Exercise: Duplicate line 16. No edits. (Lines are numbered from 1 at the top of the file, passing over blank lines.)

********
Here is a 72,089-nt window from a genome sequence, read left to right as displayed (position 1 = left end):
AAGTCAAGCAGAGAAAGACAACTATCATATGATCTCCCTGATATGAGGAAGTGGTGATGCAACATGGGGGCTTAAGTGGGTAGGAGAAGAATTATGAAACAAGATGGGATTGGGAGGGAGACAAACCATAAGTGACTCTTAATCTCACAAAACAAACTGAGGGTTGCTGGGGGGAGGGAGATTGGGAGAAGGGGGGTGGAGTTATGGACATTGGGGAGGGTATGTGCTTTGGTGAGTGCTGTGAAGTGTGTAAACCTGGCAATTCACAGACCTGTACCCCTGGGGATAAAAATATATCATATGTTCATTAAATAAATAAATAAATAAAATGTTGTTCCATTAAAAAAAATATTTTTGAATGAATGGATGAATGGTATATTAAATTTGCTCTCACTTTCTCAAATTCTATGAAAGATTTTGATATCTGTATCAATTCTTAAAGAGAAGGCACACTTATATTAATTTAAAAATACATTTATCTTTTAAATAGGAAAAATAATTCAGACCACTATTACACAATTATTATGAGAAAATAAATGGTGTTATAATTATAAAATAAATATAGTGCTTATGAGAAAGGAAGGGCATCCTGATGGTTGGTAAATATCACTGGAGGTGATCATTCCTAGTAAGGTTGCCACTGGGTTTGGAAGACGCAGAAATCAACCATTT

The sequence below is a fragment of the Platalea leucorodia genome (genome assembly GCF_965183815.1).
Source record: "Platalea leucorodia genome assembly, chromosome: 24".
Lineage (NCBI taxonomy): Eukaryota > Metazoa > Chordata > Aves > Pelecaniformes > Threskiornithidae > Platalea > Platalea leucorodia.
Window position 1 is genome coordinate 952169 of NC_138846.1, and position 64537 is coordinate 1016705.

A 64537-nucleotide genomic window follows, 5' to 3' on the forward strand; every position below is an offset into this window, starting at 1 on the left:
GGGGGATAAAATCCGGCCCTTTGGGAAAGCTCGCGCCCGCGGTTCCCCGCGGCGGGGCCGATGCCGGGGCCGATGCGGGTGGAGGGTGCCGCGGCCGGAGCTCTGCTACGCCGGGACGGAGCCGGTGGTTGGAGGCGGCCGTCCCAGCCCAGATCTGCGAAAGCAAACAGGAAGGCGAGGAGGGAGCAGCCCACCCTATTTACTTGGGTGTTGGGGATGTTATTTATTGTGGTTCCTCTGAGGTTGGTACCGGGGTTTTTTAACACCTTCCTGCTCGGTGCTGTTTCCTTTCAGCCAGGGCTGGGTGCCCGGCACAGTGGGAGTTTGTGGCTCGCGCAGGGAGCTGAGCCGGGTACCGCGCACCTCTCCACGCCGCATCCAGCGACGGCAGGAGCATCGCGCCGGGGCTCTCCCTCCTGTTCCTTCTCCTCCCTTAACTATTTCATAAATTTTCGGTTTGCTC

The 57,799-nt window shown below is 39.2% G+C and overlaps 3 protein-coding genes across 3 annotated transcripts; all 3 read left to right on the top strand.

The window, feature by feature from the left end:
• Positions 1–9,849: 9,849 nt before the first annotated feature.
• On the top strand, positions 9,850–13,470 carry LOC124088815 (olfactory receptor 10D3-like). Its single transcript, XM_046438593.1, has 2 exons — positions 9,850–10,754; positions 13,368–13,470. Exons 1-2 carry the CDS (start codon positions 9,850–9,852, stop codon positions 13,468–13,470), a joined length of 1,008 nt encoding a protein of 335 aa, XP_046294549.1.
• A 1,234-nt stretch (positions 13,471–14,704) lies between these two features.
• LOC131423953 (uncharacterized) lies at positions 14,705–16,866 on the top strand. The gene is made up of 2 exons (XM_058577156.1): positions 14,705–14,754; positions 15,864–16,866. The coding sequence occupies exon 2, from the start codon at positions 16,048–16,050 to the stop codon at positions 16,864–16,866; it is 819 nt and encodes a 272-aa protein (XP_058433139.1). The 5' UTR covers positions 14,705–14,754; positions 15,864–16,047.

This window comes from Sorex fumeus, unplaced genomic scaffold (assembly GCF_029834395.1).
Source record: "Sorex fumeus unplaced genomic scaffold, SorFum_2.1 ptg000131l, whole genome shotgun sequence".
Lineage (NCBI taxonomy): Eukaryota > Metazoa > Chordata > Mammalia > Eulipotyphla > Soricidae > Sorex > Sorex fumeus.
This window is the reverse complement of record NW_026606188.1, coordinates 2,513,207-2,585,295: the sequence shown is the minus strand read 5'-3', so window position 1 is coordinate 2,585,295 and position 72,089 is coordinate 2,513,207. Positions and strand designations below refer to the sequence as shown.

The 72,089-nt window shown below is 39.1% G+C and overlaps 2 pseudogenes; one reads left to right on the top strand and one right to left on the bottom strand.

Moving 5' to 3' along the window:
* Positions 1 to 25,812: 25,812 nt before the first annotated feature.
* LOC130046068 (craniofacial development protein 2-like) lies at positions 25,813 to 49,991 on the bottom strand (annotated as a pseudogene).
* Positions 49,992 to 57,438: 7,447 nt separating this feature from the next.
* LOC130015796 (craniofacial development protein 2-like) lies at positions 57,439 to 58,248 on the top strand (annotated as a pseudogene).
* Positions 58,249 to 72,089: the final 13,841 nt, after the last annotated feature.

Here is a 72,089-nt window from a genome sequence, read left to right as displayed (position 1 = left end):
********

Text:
Source record: "Sorex fumeus unplaced genomic scaffold, SorFum_2.1 ptg000131l, whole genome shotgun sequence".